# Gauss's law not making sense

If we have a point charge and outside of it we have a non-conducting Gaussian sphere, then Gauss's law says that the net flux should be zero. I agree that the total field lines coming in are equal to the number of field lines coming out, but isn't it true that the magnitude of the electric field at those segments of the sphere where the field is coming in is greater than those where it is coming out? So when we integrate, wouldn't these areas, having a greater electric field, contribute more to the net flux? I don't see why they would cancel each other out.

• Flux depends on area. Those segments of the sphere with a high electric field should have lower area than the segments with lower electric fields. – Mark Fantini Jan 31 '15 at 2:13
• Well, half of the sphere would have field lines coming in and these would be more intense, wouldn't they? – Simeon Jan 31 '15 at 2:15
• Why would they be more intense? – Mark Fantini Jan 31 '15 at 2:16
• in highly qualitative terms, if the charge is positive, the field going inward is more intense, but on a smaller surface, while the outgoing field is weaker, but on a larger surface element. – Phoenix87 Jan 31 '15 at 2:16
• You can't have a state with parallel, non-constant electric field without a local charge density. In terms of field lines, the spacial density represents the strength, so the only way they can be parallel and getting weaker is if some fraction of the lines end which only happens on charges. – dmckee --- ex-moderator kitten Jan 31 '15 at 3:36

I agree that the total field lines coming in are equal to the number of field lines coming out

To be sure, do you agree that no field line entering fails to exit or any field line exiting fails to enter? That is, do you agree that no field line originates or terminates within the volume enclosed by the sphere?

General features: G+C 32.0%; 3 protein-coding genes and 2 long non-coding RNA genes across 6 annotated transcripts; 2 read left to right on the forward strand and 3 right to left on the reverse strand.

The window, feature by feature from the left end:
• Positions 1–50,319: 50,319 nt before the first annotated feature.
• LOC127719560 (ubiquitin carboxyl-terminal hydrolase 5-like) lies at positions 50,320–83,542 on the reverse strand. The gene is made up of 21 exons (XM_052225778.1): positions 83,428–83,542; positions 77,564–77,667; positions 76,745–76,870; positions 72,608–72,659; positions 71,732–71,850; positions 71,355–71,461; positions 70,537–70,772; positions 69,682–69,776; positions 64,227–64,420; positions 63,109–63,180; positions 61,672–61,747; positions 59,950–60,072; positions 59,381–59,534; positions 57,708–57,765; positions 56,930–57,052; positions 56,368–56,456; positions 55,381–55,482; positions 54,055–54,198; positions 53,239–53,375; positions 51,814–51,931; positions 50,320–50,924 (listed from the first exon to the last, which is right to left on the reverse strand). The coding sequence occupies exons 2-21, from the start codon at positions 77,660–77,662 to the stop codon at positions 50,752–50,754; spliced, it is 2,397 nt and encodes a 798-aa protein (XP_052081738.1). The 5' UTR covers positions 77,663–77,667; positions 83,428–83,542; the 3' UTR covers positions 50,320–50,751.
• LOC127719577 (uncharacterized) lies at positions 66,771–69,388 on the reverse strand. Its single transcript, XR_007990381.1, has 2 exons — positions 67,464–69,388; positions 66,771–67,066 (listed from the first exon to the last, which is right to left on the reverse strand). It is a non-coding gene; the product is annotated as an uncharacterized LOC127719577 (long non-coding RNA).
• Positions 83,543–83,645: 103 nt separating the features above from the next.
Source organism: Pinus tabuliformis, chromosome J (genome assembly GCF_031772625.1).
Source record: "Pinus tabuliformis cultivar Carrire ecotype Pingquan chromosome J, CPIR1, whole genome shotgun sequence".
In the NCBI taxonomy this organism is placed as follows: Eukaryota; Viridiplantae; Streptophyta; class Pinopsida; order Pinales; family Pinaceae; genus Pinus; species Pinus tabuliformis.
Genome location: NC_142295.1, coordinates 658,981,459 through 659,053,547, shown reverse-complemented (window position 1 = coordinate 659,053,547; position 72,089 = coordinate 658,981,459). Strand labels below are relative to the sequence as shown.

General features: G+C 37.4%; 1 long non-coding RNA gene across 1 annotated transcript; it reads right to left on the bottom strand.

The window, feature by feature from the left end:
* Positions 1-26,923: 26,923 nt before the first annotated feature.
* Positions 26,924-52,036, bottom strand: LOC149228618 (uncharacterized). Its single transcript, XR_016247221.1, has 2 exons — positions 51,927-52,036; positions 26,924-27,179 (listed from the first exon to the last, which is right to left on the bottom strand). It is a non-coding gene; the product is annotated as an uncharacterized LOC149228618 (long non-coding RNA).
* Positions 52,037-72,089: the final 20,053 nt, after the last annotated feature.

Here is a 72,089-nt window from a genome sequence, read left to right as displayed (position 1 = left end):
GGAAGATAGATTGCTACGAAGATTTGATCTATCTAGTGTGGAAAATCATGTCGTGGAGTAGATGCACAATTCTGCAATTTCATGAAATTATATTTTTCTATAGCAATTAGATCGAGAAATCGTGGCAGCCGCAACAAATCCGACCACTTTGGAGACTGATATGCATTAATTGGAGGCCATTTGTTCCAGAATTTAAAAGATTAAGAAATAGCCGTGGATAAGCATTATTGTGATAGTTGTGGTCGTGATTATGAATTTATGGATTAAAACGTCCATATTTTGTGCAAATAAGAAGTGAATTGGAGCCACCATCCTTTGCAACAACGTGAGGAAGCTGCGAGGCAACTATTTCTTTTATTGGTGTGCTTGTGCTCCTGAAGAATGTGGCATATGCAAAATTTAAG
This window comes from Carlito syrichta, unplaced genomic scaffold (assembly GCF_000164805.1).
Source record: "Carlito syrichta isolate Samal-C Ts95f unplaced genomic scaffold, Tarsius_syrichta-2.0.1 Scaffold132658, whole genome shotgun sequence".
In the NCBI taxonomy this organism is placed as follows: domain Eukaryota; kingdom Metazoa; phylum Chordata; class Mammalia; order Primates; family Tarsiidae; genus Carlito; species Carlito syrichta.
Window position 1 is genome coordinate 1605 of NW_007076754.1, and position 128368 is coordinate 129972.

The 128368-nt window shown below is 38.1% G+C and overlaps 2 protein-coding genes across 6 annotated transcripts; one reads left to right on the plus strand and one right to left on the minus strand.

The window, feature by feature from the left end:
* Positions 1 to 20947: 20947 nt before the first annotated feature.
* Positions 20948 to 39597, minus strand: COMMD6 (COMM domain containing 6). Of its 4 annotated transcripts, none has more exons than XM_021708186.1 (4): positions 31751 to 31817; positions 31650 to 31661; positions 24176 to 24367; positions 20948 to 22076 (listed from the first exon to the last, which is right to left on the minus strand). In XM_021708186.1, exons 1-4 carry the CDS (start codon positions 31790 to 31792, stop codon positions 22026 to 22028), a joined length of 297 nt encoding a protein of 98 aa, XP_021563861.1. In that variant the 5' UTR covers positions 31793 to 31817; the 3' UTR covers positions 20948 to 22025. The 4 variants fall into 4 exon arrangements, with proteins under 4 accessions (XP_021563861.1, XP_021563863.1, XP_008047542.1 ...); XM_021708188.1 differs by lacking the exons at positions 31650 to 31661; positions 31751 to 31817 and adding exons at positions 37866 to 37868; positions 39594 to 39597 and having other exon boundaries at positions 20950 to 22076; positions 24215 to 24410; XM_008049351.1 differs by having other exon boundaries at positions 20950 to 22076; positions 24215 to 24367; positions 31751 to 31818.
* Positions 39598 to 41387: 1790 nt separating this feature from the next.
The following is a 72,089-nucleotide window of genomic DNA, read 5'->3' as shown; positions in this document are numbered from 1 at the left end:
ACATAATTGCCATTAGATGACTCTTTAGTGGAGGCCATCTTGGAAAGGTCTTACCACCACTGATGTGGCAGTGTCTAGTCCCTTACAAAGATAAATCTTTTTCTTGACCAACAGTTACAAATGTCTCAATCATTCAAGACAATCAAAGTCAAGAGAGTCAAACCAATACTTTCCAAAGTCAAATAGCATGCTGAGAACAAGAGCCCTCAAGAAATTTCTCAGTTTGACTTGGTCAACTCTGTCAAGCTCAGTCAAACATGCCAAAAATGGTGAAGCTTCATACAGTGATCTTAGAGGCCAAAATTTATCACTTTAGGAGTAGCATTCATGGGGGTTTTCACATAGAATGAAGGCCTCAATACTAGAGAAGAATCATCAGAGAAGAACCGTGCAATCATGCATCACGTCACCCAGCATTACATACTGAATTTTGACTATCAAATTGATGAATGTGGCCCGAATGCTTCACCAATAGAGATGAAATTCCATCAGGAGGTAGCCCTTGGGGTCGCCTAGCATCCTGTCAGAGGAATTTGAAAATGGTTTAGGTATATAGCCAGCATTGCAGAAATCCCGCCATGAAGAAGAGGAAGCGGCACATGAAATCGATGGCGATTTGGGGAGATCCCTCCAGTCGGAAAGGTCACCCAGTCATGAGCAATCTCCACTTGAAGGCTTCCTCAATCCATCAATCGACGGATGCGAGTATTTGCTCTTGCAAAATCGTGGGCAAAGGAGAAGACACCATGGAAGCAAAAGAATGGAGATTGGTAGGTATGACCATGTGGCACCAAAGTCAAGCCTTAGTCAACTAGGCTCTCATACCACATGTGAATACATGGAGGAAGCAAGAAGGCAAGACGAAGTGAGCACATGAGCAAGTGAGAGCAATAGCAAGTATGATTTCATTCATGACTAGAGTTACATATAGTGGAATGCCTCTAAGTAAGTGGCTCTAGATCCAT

but isn't it true that the magnitude of the electric field at those segments of the sphere where the field is coming in is greater than those where it is coming out?

That's essentially irrelevant. If no field lines entering terminate within the volume and no field lines leaving originate within the volume, the net flux through the surface is zero.

What would happen, however, if instead of a point charge, we had a uniform electric field (with parallel field lines), which falls of as 1/r. Then in that case, there must be more flux coming in than out?

Generally, a uniform electric field means that there is no spatial dependence; an electric field that falls of as $\frac{1}{r}$ is thus not a uniform electric field.

Let's stipulate that the electric field is of the form

$$\vec E = \frac{k}{x}\hat x$$

See that the field lines are parallel to the $x$ axis and fall off as $\frac{1}{x}$.

The divergence of this field is then

$$\nabla \cdot \vec E = -\frac{k}{x^2} = \frac{\rho(x)}{\epsilon_0}$$

So, while you're correct that the net flux through a closed surface is non-zero, it's also clear that there is a non-zero charge density enclosed since $\rho(x) \ne 0$.

Thus, by Gauss' law, there must be a non-zero flux through the closed surface.